Mar 2021

Cira Danda
Vol. 42 Associate Editor
In 2016, Grigory Rodchenkov, the former head of Russia’s national anti-doping laboratory, exposed an extensive and systematic state-sponsored doping program.[1] The revelation and the uncovered extent of the conspiracy, fraud, and cover-up resulted in an international effort to sanction and penalize Russian athletics, spearheaded by the

Feb 2021

Daniel Toubman
Vol. 42 Executive Editor
I. Introduction and Background

The American withdrawal from the Joint Comprehensive Plan of Action (JCPOA) in 2018 raised numerous questions of international law, and a potential reentry into the accord by the Biden administration will implicate various new international law obligations and responsibilities. Two of the most

Gregory Momjian
Vol. 42 Associate Editor
On November 9, 2020, Armenia and Azerbaijan signed a ceasefire agreement, brokered by Russia, ceasing all hostilities in the ethnic Armenian enclave of Nagorno-Karabakh.[1] The terms of the ceasefire ceded areas of Nagorno-Karabakh—controlled by Armenian forces since the mid-1990s—to Azerbaijan after a bloody, 44-day conflict.[2] The

Michelle Mealer
Vol. 42 Associate Editor
Examples abound of US companies either directly or indirectly abetting human rights violations within their products' supply chains.[1] Despite these violations, regulating multinational corporations and their supply chains is challenging to the international legal frameworkbecause international law is premised on states' centrality. While international legal frameworks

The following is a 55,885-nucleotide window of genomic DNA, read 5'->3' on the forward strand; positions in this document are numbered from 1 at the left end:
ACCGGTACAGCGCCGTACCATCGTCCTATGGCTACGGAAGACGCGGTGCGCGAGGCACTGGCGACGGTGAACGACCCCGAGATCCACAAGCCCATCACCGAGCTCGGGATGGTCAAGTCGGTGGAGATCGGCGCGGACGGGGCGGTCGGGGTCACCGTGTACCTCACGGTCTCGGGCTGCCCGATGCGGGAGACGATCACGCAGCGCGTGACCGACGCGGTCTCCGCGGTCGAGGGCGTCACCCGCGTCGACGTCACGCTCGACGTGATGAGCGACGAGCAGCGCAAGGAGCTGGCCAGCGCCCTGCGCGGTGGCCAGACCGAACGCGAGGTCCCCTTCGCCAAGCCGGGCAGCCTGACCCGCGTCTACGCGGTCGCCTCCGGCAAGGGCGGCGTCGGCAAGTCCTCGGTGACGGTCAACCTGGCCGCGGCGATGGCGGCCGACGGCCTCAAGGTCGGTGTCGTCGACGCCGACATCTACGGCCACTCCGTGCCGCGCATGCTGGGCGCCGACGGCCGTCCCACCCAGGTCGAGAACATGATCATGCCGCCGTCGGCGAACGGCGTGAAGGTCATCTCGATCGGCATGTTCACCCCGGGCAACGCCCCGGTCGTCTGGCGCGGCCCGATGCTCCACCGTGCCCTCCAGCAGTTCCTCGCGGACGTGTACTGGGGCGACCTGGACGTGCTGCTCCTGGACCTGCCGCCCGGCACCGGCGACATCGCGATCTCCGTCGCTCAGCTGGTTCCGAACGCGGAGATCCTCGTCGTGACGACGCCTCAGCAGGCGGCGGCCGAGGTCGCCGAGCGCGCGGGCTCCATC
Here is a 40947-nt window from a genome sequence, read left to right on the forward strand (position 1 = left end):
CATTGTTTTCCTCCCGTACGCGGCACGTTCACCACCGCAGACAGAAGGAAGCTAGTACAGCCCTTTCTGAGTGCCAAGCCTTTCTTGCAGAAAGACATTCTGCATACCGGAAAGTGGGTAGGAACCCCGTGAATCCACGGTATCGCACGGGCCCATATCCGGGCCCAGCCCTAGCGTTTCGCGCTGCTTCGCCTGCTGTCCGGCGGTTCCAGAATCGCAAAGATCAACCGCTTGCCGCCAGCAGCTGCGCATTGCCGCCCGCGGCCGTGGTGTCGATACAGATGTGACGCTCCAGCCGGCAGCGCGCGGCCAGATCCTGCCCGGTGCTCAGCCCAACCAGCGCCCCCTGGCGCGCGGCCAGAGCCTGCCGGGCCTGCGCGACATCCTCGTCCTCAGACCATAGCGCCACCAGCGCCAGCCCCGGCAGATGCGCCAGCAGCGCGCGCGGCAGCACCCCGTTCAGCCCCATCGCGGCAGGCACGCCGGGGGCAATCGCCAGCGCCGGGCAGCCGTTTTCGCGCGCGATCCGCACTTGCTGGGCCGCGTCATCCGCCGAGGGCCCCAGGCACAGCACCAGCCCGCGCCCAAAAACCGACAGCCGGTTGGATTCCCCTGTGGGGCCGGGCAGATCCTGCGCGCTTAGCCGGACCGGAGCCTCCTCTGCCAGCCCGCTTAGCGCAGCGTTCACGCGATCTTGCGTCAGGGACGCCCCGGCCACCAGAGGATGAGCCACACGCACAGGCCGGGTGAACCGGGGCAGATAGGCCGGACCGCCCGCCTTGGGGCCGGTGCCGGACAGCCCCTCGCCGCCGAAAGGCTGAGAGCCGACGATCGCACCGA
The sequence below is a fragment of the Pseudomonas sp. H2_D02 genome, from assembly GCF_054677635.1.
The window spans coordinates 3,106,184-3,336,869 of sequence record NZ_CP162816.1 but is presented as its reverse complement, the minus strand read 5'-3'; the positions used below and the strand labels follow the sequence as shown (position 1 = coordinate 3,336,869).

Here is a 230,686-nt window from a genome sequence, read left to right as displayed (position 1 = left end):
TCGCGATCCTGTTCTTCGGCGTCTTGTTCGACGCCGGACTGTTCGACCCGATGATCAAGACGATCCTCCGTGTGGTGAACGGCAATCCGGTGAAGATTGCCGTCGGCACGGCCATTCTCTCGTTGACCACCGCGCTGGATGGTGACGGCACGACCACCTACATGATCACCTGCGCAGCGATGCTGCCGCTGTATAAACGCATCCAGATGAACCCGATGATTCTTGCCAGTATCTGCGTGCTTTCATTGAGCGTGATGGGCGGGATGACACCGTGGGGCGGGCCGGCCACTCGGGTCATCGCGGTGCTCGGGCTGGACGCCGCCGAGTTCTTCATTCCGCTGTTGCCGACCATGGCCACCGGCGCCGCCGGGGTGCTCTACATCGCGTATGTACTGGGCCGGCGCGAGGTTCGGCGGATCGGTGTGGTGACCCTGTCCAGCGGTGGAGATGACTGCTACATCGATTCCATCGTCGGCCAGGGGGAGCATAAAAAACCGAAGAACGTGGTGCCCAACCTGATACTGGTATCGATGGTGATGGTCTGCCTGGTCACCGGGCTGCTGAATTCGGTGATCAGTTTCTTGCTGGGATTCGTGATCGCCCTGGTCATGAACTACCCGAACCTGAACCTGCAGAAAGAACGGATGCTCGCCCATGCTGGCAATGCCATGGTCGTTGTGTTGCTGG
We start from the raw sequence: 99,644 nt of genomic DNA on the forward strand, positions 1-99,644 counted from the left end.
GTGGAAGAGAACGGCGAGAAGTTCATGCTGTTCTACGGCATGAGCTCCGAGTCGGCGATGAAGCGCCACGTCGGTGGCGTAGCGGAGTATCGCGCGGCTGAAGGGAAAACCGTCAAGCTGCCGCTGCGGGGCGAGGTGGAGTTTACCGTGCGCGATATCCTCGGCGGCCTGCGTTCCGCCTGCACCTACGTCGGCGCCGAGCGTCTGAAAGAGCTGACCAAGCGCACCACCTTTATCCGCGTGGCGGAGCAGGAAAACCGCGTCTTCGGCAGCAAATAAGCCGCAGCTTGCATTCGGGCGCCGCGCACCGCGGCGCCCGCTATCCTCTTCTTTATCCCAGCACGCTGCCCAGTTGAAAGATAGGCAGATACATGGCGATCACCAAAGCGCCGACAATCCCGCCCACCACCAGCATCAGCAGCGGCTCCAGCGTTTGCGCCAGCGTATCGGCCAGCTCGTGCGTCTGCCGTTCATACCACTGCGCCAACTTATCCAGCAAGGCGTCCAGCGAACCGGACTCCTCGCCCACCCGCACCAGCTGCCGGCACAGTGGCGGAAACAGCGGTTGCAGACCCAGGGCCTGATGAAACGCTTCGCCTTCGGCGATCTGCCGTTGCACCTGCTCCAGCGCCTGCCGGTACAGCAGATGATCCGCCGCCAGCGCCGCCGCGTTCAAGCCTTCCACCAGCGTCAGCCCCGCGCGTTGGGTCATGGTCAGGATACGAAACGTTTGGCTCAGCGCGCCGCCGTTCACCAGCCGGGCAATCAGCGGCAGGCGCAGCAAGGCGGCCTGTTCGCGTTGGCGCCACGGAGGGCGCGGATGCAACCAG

Camelia Metwally
Vol. 42 Associate Editor
As businesses around the world contribute to human rights abuses and the environmental degradation in countless communities, local community members have few options for redress. Because judicial remedies are rarely available to impacted groups, non-judicial grievance mechanisms (NJGMs) are often the channel through which those subject

Dec 2020

Grace Brody
Vol. 42 Executive Editor
Much has been made of the recent rise of Islamophobia in Europe, and rightly so.[1] In February of this year, nine people were killed in Hanau, Germany, in what has widely been described as an Islamophobic attack.[2] According to a study conducted by Bertelsmann Stiftung’s Religion

Nov 2020

Allison Fleming
Vol. 42 Associate Editor
As the number of transnational-corporations (TNCs) climbs, legal recourse for wrongs committed by corporations is increasingly limited by the narrow focus of domestic courts, representing a slap on the hand for multi-billion-dollar entities. This brief blog post examines the possibility of holding TNCs criminally liable on

Julian McIntosh
Vol. 42 Associate Editor
Introduction

Artificial Intelligence (AI) has proliferated at a breakneck pace, with the United States and China at the vanguard.[i] AI is often thought of in the context of massive supercomputers.[ii] However, advancement has grown so widely that AI is seeping down to the personal level.[iii] With any

Lorena Balic
Vol. 42 Associate Editor
The Fédération Internationale de Football Association (“FIFA”), the world’s governing soccer body, is notorious for corruption[1] and, increasingly, for exacerbating human rights abuses. Murderers ran FIFA’s 1978 World Cup;[2] slave labor now builds its 2022 World Cup.[3]  One hope for reform? Make FIFA a publicly traded

James Moser, Jr.
Vol. 42 Associate Editor
Humanitarian crises that provoke refugee crises also may impact the survivability of the cultures of asylum-seeking groups - particularly where they become a minority group in their new country.[1] More state involvement is necessary to protect and maintain the cultures of these refugee groups.[2] Simply

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